Missed again

It was the drink with the co-worker, I was surrounded by cigarettes, had to have one.  And unlike food, where I can “screw up” and pick up right where I left off, smoking doesn’t seem to work that way for me.  Bummer.  So now I don’t know whether I should try again, or wait until I visit the parents in May.  I know how bad and wrong it is, but I can’t help thinking that I should wait until I lose this 15 pounds I’m determined to lose, then quit.  I’m quite sure I can maintain my weight, much less confident on my ability to lose.   Very disappointing, indeed.  I may quit again tomorrow, or within a few days, and I’m going to have to be much stricter about alcohol.  Hard to do when I’m trying to start dating someone who wants to go for drinks, but I may have to be determined here.  He likes dogs, too, maybe we can walk the dog instead.  I hate this.


5 Responses to “Missed again”

  1. March 29, 2009 at 7:21 pm

    Maybe you need to look smaller scale, day to day victories? Taking smaller steps and one thing at a time could be a big help.

  2. March 29, 2009 at 7:35 pm

    Maybe just let your date know you can’t drink alcohol. Being a diabetic, I’m forced to remind friends and family over and over again that I can’t have alcohol. If it’s not going to part of the lifestyle you want, then it doesn’t have to be. Like you said, maybe pick something else to do besides going out for “drinks”.. and if it has to be drinks, order a diet soda or something. Hopefully they can just respect that decision.

  3. March 29, 2009 at 8:21 pm

    I agree, family support is a huge necessity. Thank you for commenting on my page, and I hope you don’t mind, since you liked my NOPE advice, I would love to provide some other tips that helped me quit.

    >Set a date. “Maybe tomorrow, maybe not” doesn’t work. Then again, when I set my date – Sept 1st, It was a Friday night and I had 3 left in my pack… It was either buy a carton like I always did, but then I’d have about 7 extra packs come quit day – not a good idea. Buy a pack, then I would need to buy another one Saturday afternoon, and have about 10 leftovers for Sunday morning, the official Quit day, too tempting, and wasn’t about to throw away almost $3 worth of smokes… So I smoked the three I had left that Friday night, and quit the next morning – a few days early. I had to start my non-smoking life first thing in the morning, although I do know a friend who quit mid-day, a few months after I quit.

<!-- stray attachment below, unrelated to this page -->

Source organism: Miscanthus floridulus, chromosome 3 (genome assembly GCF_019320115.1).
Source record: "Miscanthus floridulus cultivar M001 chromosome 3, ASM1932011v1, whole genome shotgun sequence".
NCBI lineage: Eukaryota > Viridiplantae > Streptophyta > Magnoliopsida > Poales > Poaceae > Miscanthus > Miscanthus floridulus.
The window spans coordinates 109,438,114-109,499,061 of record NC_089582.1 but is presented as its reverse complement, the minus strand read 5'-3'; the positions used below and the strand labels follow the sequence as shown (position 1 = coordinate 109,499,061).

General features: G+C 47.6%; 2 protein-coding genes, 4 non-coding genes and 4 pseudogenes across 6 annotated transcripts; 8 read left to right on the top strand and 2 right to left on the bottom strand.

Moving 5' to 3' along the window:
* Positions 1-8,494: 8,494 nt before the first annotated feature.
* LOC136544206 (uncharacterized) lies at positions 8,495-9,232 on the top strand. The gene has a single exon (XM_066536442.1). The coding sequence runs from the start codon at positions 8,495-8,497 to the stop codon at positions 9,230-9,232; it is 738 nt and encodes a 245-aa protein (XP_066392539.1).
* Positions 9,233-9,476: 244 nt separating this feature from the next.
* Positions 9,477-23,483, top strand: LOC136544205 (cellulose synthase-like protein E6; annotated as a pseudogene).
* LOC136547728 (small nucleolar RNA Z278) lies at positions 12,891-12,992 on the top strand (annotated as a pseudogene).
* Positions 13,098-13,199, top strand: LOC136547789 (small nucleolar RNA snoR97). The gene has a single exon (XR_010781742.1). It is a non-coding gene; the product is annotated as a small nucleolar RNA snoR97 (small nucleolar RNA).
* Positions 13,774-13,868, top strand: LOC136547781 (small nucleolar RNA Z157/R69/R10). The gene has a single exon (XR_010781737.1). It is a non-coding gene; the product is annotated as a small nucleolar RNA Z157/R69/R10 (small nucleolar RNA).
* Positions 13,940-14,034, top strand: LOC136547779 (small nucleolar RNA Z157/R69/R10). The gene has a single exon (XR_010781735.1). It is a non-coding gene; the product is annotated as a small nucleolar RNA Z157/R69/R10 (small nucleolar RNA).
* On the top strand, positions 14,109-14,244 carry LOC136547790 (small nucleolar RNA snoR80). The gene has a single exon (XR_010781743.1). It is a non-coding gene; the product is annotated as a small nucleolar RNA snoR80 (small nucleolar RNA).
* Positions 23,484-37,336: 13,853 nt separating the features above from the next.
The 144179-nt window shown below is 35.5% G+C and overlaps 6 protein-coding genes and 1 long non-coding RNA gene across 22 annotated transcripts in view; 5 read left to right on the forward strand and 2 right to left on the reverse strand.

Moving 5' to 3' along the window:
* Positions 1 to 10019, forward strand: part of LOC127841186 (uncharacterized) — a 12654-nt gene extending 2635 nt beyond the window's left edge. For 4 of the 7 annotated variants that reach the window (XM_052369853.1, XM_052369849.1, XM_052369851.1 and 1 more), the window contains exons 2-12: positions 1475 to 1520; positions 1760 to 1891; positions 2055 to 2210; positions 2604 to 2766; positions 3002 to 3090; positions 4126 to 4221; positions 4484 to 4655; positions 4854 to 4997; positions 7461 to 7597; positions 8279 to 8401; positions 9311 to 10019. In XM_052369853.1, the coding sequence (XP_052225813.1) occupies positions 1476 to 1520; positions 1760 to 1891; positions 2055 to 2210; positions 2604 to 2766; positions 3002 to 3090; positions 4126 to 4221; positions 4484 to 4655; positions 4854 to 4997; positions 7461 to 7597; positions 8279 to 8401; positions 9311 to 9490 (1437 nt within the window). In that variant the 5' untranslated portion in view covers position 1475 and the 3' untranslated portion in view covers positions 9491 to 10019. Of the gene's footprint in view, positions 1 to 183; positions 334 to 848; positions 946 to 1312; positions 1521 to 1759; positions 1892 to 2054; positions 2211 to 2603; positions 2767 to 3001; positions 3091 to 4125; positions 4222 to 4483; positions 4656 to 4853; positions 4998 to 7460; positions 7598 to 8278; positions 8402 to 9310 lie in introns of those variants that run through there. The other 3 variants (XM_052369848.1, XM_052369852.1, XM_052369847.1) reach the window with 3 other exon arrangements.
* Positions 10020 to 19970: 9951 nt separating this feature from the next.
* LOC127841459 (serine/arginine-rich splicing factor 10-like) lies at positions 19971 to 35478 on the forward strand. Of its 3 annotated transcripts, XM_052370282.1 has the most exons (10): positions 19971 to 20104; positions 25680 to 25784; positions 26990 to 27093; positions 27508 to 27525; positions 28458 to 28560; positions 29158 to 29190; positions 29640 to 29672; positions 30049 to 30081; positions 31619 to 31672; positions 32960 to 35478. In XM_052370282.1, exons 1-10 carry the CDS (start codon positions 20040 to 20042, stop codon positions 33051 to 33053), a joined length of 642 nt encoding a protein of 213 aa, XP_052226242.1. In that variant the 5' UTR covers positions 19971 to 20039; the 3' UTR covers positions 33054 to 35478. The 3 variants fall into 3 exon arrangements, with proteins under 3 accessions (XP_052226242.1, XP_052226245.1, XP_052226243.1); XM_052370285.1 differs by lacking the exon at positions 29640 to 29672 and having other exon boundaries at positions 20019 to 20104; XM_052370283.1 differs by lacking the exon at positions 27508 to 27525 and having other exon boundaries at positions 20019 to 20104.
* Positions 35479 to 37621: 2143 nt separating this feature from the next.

>I stuck “NOPE” in my head, and never went back (actually, this year I have had two occasions where I smoked for a night at parties, but my lung condition in the morning reminds me why I quit… so yucky! Never thought I’d say that!) But for a year straight, I smoked NOT ONE PUFF EVER.

    >I was a nervous wreck – total nightmare – for three days, and probably all week 1, and pretty irritable for a month really. I kept screaming at my new boyfriend of two months (now my husband) that I just neeeeeeeeeeeeded a smoke right now!!! And he was so kind to stay with me and encourage me, and keep reminding me that it’s all in my head, and of course, scream back that I’d be an idiot to start again now after X amount of days and going through all that. The physical withdrawls were pretty bad too. I was in bed pretty much all day on day 2.

    >Nicotene patches – free from the Colorado Quit line – ask around if your state has a program. I called and they gave me helpful tips (like, I quit smoking in the car a week before Quit day – although I cheated on this more than I’d admit – and chewing gum, licorice, hard candy instead… get a fixation for your hands and mouth to replace the smoking fixation – I literally would suck and pretend to smoke red licorice! Hey, don’t laugh – it worked!) Anyway, they sent me free patches, and gave me a schedule how to use them… I didn’t follow it though. I only used the patches for a week – about 8 days, then quit them too. No withdrawls from them AT ALL! It was really just withdrawls from the actual HABIT of smoking. Driving was NOT GOOD because I really could not imagine driving without smoking!!! Learn to avoid things that trigger the habit.

    Anyway – GOOD LUCK!!! Don’t give up! Just plan to quit another day!

  4. March 29, 2009 at 8:22 pm

    PS. I didn’t gain a lb! Not even one!!!

  5. March 30, 2009 at 6:13 am

    Don’t be too hard on yourself. Lifestyle changes of all kinds of really hard and when you add in nicotine’s addictive properties, it’s no wonder that quitting isn’t easy. I remember while I was looking for where the “95% of diets fail” statistic came from that I found a site about smoking cessation programs where they defined a successful program as one that got something like 20% of people to quit for one year. Those numbers are actually worse than most of the actual numbers for weight regain among dieters.

    That’s not to discourage you though. Obviously I believe both weight loss and quitting smoking are very possible, but they’re not easy so don’t get down on yourself if it takes multiple quitting attempts for it to stick for a while.

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